Remarks by Dr. Nathan N. Bakyaita WHO Country Representative launch of the Tobacco Control Data Initiative

Nathan N. Bakyaita

Nathan N. Bakyaita



Remarks by Dr. Nathan N. Bakyaita
WHO Country Representative

Launch of the Tobacco Control Data Initiative

Permanent Secretary, MoH
Directors & Deputy Directors from the Ministry of Health (MoH)
Regional Project Coordinator for Development Gateway and Country Lead
Distinguished Ladies and Gentlemen,

Ms. Agatha Shula
National Professional Officer Responsible for Tobacco Control at World Health Organization Zambia.

Presenting remarks of behalf the WHO Country Representative Dr. Nathan Bakyaita.
I am pleased and feel greatly honoured to be part of this important event to launch the “Tobacco Control Data Initiative”. Firstly, I would like to thank Development Gateway for organizing this important meeting which has attracted participants from various sectors across health who are also affected by the growing tobacco epidemic and hence are important stakeholders in the prevention and control of tobacco use. Therefore, the importance of this meeting cannot be over-emphasized.

I wish to commend the Minister and the entire MOH team for the cordial engagement with World Health Organization in addressing health matters in the country including tobacco control. It is encouraging to note that the MoH has continued to take leadership in curbing the impact of tobacco use and exposure to tobacco smoke on the Zambia population. However, MOH has not been working alone. It is worth noting that the positives strides are as a result of concerted efforts of not only the Government but significant contributions of Civil Society Organizations such as the Development Gateway; the reason we are all here this morning.

As you may be aware ladies and gentlemen, Tobacco is a major risk factor for Non-Communicable Diseases (NCDs) accounting for 71% of deaths globally. NCDs disproportionately affect people in low- and middle-income countries including Zambia where three quarters of the global NCD deaths occur. In Zambia, NCDs account for 23% of all deaths in the country. This has become a major public health problem and is rapidly growing with major consequences on morbidity and mortality levels and should be of keen interest to all stakeholders here. Zambia is losing over 7,000 lives every year due to tobacco related illnesses with more than ZMW2.8 billion lost to tobacco related health care costs. Yet Zambia is still grappling with adoption of a comprehensive tobacco control law that is critical to curbing the epidemic.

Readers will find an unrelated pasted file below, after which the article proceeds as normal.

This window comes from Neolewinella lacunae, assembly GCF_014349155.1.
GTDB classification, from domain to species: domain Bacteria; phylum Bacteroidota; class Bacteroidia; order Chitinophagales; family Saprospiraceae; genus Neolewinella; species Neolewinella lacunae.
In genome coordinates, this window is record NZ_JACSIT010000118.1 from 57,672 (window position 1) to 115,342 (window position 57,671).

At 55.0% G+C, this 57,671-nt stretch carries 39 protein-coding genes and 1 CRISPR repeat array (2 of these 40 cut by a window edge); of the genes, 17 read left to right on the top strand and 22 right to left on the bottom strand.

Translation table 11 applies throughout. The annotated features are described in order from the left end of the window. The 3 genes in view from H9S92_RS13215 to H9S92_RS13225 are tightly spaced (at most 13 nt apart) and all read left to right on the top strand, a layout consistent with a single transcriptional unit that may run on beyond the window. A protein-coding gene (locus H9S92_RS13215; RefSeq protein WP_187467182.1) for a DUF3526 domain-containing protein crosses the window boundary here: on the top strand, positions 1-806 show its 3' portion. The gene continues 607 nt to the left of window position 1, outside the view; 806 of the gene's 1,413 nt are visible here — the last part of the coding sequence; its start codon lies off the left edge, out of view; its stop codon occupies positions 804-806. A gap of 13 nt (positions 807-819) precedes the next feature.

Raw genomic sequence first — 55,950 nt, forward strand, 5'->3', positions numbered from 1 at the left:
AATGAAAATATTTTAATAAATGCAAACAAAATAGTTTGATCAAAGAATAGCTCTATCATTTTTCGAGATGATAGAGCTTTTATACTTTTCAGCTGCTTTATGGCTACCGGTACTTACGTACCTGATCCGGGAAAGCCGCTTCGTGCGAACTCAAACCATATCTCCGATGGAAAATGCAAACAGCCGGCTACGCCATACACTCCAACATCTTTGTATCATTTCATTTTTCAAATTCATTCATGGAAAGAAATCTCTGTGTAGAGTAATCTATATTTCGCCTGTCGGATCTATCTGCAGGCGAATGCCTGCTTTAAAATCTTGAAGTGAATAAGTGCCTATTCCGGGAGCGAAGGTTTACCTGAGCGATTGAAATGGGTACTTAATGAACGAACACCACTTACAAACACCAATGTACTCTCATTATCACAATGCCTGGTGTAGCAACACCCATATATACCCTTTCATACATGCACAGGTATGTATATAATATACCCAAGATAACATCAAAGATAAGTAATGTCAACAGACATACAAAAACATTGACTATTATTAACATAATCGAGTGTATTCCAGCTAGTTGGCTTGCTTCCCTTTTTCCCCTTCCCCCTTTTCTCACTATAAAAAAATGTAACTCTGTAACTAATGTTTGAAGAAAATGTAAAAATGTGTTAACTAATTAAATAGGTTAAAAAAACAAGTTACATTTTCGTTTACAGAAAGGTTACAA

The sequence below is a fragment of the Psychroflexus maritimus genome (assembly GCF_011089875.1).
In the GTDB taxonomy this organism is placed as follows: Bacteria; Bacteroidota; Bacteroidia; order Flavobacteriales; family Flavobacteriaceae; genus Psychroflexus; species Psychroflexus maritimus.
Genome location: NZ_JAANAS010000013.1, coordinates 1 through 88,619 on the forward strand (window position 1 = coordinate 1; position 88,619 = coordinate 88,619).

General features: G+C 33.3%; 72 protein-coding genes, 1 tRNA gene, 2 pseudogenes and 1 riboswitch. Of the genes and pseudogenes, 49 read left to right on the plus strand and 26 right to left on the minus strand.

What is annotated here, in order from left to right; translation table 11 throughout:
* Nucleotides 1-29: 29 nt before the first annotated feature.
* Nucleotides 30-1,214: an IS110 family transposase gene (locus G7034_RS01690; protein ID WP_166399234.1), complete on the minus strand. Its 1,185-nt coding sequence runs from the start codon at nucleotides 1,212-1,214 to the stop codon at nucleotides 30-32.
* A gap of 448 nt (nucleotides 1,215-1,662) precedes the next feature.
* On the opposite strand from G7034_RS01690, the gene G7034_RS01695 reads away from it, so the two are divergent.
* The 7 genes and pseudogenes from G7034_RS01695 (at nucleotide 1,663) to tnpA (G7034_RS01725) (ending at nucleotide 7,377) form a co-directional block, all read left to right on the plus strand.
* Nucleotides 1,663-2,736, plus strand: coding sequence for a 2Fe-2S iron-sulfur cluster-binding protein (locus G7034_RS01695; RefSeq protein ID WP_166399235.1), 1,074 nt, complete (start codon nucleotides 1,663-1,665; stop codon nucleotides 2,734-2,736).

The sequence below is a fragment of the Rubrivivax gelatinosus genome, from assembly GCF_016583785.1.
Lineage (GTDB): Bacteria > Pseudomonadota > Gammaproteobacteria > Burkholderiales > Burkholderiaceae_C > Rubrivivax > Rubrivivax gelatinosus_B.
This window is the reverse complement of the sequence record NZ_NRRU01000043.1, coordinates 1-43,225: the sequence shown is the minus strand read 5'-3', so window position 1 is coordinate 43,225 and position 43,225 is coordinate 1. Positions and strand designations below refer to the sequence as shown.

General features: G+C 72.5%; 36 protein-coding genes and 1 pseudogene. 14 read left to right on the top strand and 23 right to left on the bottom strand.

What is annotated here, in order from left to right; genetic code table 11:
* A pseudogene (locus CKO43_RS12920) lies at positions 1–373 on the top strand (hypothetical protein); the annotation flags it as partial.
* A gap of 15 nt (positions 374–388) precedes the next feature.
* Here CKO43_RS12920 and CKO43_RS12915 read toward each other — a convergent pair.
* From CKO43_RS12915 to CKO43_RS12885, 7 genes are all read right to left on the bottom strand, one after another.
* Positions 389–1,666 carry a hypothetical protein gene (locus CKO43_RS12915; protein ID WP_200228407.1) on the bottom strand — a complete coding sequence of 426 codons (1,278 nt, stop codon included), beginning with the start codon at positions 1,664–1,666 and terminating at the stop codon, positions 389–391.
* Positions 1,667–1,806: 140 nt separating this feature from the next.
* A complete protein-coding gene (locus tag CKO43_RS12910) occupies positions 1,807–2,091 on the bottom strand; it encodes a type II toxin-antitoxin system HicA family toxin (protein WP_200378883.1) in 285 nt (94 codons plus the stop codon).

Distinguished Guests
The Introduction of the Tobacco Control Data Initiative is a welcome development whose timing is right for this country. The World Health Organization Zambia commends Development Gateway for developing the Tobacco Control Data Initiative which will be a critical data source for monitoring the tobacco epidemic and other parameters. The Data Initiative will enable policy makers and the general public to use essential data more effectively to inform policy. TCDI would fill in the data gap in tobacco control that would enable legislators and decision makers use correct data to inform public health policies. Zambia needs a comprehensive tobacco control law and the time is now!

Distinguished Ladies and Gentlemen,